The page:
The flipped classroom has become an exciting new method of delivering educational content, but is it simply the same experience shown from a different angle? A sheep in wolves clothing? Does the theory even hold up as well as those who idolise its uniqueness believe it does?
Traditional vs flipped
To understand the flipped classroom, we must first clarify what the inverse of it is, the “traditional” classroom. In a traditional classroom, the teacher represents a figurehead at the front of the class, delivering the information the classroom needs to learn for that day, and at the end of it all, the pupils will go home and complete their homework. There are two primary changes in the flipped classroom:
- The teacher becomes more interactive, acting as an instructor, not a director.
- What once was taught in the actual class becomes the content of the students’ homework, usually through online video lectures.
What once started as an aid for children who were too sick to make it into class has now become a practical classroom method, being used by a number of schools in a variety of different locations. Lectures would be posted online, and it would be the student’s imperative to watch the lectures and discuss topics at home through discussion forums, as they would do with their teacher if they were present in front of them. Classroom time is replaced with more discussion and project-based learning, making the whole process a lot more interactive.
The risk of complacency
Cynics would simply say that although homework and classwork seem to have switched places, eventually homework will simply become watching the video lectures, and classwork will just become whatever is done in class. It seems an odd concept to have such a dramatic effect on the education industry, but it certainly seems to have captured the hearts and minds of a lot of teachers and students alike.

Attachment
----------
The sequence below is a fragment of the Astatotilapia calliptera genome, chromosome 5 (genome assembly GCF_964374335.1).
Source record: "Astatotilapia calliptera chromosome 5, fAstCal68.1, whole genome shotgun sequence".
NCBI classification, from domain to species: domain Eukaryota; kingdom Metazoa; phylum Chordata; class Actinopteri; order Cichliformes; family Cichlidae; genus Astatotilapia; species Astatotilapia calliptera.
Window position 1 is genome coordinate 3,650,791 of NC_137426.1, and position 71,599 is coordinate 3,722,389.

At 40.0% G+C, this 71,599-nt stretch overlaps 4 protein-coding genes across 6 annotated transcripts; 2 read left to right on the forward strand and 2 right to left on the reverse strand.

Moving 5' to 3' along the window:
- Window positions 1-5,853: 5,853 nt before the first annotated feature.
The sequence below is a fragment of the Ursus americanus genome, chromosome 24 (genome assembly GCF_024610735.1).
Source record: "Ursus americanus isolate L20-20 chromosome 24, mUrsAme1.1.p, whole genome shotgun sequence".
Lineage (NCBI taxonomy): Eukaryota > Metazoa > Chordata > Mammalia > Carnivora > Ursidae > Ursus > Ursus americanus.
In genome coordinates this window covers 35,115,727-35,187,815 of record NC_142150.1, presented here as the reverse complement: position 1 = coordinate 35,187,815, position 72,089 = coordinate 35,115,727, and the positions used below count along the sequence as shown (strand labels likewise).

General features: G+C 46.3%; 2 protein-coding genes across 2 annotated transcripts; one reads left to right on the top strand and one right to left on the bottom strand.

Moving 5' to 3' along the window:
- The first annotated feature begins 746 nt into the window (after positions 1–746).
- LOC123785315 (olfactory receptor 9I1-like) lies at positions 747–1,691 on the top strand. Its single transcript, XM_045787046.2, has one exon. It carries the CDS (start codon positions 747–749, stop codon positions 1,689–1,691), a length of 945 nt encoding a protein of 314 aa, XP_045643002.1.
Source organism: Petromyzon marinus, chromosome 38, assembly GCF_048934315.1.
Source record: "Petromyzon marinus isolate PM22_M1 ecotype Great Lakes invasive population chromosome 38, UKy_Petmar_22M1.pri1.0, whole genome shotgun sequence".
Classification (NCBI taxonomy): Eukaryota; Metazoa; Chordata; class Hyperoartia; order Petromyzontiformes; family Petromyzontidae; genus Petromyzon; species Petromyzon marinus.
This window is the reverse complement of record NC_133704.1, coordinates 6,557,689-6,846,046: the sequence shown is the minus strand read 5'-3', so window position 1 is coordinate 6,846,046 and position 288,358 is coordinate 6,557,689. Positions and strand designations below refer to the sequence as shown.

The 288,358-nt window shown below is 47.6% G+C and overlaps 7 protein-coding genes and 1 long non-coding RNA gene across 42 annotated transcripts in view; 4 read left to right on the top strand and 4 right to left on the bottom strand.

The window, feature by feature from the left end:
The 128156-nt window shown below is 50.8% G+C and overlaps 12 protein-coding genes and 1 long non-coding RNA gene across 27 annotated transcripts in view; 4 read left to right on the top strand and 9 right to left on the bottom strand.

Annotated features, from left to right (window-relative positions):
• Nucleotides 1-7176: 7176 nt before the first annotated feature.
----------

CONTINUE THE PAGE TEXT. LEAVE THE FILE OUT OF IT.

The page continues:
Of course, what we may be seeing with the improved results straight away is just that people are reacting positively to something which presents itself as an alternative to the status-quo, and students are just glad to have something different at the moment. Ultimately, school systems that force one particular style of learning are always going to struggle to cover every base a child requires, as the ‘one shoe fits all’ system can have its own risks. However, one clear benefit that comes from the flipped classroom method is that you are able to better monitor how a child is doing with the tasks they are set. Whereas before you had no idea how stressful they found the actual content of the work, or how much time and effort they would have to put into it, in the classroom there is nowhere to hide, and you can identify a student’s strengths and weaknesses a lot better.
Whilst a program that caters to every child’s specific learning needs is going to be the dream scenario, until a system that offers that can become financially viable, the flipped classrooms seeks to fix certain issues the traditional method causes, but also raise some concerns of its own.